From Publishers Weekly
Helpful explanatory notes, a comprehensive bibliography and a well-organized historical introduction all add value to this intriguing anthology, which contains 27 Spanish and Latin American SF stories, most of them brief, dating from 1862 to 2001. As the editors point out, Latino and Mediterranean countries are often perceived as consumers, if not victims, of the technology developed and sold by their northern neighbors. Hence, Latino writers tend to work with "soft" SF themes and a social science emphasis while incorporating Christian symbols and motifs, as in the powerful Cuban story "The Annunciation" (1983), or denouncing brutal totalitarian regimes, as in the shattering Brazilian "The Crystal Goblet" (1964). From Argentina, "Acronia" (1962), a frightening foreshadowing of an Orwellian online workplace, highlights the dangers of mechanization, while "The First Time" (1994), from Spain, postulates mental and moral decay as the end result of mindless consumerism. Flashes of wit and a gentler spirit (especially in the few stories by women) occasionally brighten this darkling plain of violence, perversions and utter hopelessness, but overall the political, social and economic turmoil that rocked Latin America in the 1970s and '80s seems still to pervade its science fiction, making for a gloomy, though instructive, reading experience.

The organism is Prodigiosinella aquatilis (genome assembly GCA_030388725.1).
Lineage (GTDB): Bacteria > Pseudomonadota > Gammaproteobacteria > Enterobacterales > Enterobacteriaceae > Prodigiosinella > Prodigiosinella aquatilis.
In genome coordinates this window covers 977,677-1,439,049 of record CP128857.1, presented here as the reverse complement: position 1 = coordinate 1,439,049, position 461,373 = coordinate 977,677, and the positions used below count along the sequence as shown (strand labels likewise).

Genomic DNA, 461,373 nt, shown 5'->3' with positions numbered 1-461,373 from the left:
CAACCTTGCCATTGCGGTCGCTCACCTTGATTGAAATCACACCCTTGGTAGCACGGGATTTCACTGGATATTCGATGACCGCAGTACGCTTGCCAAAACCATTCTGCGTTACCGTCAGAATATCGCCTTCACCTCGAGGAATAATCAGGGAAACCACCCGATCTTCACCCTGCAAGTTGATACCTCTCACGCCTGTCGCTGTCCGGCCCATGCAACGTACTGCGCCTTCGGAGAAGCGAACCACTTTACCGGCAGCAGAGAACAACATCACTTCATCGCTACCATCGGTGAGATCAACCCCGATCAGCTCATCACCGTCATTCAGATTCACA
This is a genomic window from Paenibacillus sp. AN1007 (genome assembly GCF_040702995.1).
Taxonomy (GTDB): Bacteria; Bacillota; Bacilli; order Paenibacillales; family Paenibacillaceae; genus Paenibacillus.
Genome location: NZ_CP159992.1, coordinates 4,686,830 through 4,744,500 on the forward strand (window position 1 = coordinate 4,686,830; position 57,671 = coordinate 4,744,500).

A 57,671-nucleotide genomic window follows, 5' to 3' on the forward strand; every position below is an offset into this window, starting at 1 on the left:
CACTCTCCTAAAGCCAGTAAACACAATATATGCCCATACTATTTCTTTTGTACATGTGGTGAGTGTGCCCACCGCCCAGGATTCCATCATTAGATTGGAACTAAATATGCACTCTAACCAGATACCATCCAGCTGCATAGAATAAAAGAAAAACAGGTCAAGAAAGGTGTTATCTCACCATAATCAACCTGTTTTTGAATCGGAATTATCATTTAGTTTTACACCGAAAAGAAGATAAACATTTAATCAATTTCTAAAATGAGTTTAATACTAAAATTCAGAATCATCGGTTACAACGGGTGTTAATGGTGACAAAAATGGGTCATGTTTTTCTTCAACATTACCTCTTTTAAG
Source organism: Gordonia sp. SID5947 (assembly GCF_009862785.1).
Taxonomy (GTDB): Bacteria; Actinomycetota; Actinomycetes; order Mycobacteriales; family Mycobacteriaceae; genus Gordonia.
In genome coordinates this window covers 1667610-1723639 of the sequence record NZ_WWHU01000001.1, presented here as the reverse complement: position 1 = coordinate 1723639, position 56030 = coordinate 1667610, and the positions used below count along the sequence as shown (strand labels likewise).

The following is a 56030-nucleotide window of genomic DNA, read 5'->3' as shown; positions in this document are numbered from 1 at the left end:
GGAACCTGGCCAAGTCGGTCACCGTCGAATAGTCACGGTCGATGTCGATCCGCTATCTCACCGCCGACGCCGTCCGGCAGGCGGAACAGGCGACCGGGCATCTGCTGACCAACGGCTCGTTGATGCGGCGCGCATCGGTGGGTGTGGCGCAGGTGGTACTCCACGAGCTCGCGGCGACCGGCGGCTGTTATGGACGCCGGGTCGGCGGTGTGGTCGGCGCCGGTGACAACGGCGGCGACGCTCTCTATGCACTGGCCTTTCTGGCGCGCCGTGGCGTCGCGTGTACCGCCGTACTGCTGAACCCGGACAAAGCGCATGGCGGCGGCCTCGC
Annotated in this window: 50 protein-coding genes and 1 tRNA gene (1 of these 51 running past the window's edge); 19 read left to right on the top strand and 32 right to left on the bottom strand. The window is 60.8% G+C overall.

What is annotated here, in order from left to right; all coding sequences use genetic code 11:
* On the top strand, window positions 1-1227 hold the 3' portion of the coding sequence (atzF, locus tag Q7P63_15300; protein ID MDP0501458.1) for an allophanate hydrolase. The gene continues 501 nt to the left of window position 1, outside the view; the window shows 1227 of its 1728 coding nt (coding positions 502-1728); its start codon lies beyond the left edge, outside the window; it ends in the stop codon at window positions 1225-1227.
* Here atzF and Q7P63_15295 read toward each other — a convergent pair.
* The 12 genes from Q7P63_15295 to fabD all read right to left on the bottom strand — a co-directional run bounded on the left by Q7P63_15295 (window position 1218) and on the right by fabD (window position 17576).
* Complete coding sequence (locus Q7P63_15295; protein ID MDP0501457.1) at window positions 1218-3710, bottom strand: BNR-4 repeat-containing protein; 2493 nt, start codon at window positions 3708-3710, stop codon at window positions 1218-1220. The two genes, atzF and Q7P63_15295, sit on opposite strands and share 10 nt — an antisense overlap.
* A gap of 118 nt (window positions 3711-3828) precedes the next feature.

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Cleverly caparisoned as a scholarly anthology, Cosmos Latinos
is a survey of Spanish and Portuguese sf from both sides of the Atlantic, most of it never before translated into English. Coverage begins in the nineteenth century and continues through the early years of the genre's definition to include many more recent than older stories. The introduction provides a historical overview of sf development in the Spanish-speaking world, and the notes accompanying the stories build useful contextual frameworks for appreciating the authors and their work. Many stories exploit familiar sf territory--the technologically advanced future, time travel and its repercussions, and so on--but obscurer corners are visited, too, as in an alternate Crucifixion occurring on a far-distant world just being explored by humans, and a recasting of the conquistadors as spacefarers. A welcome expansion of the sf terrain for Anglophones, especially since its scholarly trappings highlight how vital sf is in Latin America and Iberia. Regina SchroederCopyright © American Library Association. All rights reserved
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